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When Your Employer Must (and When It May Not) Accommodate Your Grooming or Dressing Habits Based in Religious Requirements

Many religions have various requirements when it comes to how followers dress and/or groom themselves. Some people wear dreadlocks because they observe the Rastafarian religion, some people wear a burqa because of their Islamic faith, some wear peyos in observance of their orthodox Jewish religion and still others wear beards because they are Sikhs. So, what happens when your employer tells you that, because of some business necessity, you cannot observe that clothing/grooming requirement that is an important part of the practice of your religion? Depending on the specific facts of your religious observance and your workplace, your employer’s rule may constitute illegal religious discrimination, in violation of the Law Against Discrimination. If your employer has told you that you cannot dress or groom yourself in a manner consistent with your religious faith, be sure to contact an experienced New Jersey discrimination attorney right away to find out if your employer’s actions are a violation of the law, and what that might mean for you.

To see an example of how this process can play out for an employee, look at a recent case that originated in Union County. M.R. was a man who practiced the Jewish religion. M.R.’s branch of his religion taught that men were prohibited from shaving their heads or their faces. This was not a problem until the summer of 2016, when M.R. became interested in becoming a state corrections officer. The corrections officers’ training program required all trainees to shave their faces and their heads. M.R.s sought a religious accommodation, and attached a statement from an elder in his church explaining the “no shaving” rule.

A week later, M.R. showed up at the training academy. He was told that his request for an accommodation had been denied, and was subsequently dismissed from the training because he was not properly shaven.

So, based on that adverse employment action by the Department of Corrections, the man sued the state for religious discrimination. When you sue, you have to show that you were a member of a protected group, that your employer took an adverse action against you and that the action was the result of your membership in that protected group. M.R. was a member of a Jewish sect, was dismissed from the training academy due to his grooming practices, which were based in the teachings of his religion. This meant M.R. demonstrated all three requirements.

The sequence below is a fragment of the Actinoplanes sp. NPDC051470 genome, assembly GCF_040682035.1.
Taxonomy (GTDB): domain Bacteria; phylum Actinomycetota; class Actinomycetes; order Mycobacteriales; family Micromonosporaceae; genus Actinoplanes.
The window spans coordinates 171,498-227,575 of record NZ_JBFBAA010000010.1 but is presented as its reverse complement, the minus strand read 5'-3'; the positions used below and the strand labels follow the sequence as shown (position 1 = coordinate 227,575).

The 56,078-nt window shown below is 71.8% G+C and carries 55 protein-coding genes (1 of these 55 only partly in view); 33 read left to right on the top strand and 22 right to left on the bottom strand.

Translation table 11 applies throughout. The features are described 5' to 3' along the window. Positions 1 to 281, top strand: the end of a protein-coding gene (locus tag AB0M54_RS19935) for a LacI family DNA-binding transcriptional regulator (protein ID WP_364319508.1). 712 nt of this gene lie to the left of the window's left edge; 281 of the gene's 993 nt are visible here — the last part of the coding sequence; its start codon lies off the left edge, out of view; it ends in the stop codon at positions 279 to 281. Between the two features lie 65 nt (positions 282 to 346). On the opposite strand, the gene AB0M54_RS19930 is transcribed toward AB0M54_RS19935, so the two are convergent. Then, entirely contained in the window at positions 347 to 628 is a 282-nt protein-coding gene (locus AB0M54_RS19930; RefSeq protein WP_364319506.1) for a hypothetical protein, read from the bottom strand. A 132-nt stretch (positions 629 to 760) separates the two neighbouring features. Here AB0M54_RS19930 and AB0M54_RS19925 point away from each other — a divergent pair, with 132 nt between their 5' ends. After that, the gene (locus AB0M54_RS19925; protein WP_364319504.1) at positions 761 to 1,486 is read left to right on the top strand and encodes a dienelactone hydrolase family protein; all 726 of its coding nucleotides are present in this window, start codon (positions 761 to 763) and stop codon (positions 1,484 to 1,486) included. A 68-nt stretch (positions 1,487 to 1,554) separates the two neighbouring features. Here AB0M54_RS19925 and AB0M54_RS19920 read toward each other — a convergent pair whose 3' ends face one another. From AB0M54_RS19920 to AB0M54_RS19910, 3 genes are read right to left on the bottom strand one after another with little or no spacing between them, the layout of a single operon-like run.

Your employer is required to make a ‘bona fide’ effort to accommodate your faith

Even if you have all three requirements, the employer can still win if accommodating you would impose an “undue hardship” on the employer, which is what the department argued in M.R.’s case. When your employer makes such an assertion, there are certain things it must do. As the Appellate Division ruled in reviving M.R.’s discrimination case, the Law Against Discrimination “requires the employer to demonstrate both (1) a bona fide effort to accommodate; and (2) that an accommodation would cause an undue hardship.” If the employer cannot demonstrate both of these things, then it cannot defeat your discrimination claim on the basis of an “undue hardship” assertion.

The Department of Corrections’ proof on these two essential points was insufficient, which is why the appeals court reversed the lower court and revived the man’s case.

If you have suffered religious discrimination in your job, whether it relates to your dress, your grooming or some other issue, your employer may have violated the law and you may a claim for damages. Talk to the knowledgeable New Jersey discrimination attorneys at Phillips & Associates to find out more about your options. Reach us online or at (609) 436-9087 today to set up a free and confidential consultation and to find out how we can help you.

More blog posts:

Your Rights in New Jersey If You Have Suffered Workplace Discrimination Based Upon Your Jewish Heritage or Faith (Actual or Perceived), New Jersey Employment Lawyer Blog, July 19, 2018

Federal Appeals Court Explains What Can Qualify as a Religion for the Purposes of an Anti-Discrimination Claim, New Jersey Employment Lawyer Blog, Jan. 5, 2018


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